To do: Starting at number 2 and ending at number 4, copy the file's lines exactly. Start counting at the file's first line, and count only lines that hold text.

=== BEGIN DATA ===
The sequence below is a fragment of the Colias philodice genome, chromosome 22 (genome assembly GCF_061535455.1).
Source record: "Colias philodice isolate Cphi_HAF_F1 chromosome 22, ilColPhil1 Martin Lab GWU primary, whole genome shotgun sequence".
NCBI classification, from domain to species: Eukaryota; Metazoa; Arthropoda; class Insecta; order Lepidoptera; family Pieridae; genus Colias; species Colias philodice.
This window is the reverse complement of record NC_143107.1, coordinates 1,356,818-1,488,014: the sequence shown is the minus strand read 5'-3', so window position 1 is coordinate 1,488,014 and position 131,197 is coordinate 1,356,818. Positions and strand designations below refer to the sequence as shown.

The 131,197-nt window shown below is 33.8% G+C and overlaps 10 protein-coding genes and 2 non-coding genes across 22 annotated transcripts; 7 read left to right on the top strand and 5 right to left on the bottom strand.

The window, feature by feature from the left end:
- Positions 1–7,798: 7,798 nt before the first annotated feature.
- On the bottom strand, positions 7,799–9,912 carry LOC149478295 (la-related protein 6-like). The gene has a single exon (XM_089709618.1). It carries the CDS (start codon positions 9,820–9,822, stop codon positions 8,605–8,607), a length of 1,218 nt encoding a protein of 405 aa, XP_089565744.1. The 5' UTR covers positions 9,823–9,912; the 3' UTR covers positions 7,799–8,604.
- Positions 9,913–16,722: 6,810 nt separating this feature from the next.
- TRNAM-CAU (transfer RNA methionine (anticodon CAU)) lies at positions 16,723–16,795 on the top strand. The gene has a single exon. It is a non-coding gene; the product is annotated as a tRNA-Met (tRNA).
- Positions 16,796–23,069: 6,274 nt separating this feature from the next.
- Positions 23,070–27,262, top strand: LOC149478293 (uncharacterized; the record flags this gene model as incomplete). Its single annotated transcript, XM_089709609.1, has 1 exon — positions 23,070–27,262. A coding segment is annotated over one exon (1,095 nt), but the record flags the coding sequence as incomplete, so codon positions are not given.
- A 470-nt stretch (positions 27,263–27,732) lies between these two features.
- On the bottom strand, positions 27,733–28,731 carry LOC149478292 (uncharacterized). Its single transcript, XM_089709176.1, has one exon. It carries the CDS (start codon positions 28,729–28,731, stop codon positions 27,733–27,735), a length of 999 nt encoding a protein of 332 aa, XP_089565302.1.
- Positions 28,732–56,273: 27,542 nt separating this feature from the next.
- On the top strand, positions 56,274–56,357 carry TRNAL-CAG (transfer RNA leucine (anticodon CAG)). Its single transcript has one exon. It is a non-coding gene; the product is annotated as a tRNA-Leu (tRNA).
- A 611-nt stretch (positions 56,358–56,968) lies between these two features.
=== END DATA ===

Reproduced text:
Source record: "Colias philodice isolate Cphi_HAF_F1 chromosome 22, ilColPhil1 Martin Lab GWU primary, whole genome shotgun sequence".
NCBI classification, from domain to species: Eukaryota; Metazoa; Arthropoda; class Insecta; order Lepidoptera; family Pieridae; genus Colias; species Colias philodice.
This window is the reverse complement of record NC_143107.1, coordinates 1,356,818-1,488,014: the sequence shown is the minus strand read 5'-3', so window position 1 is coordinate 1,488,014 and position 131,197 is coordinate 1,356,818. Positions and strand designations below refer to the sequence as shown.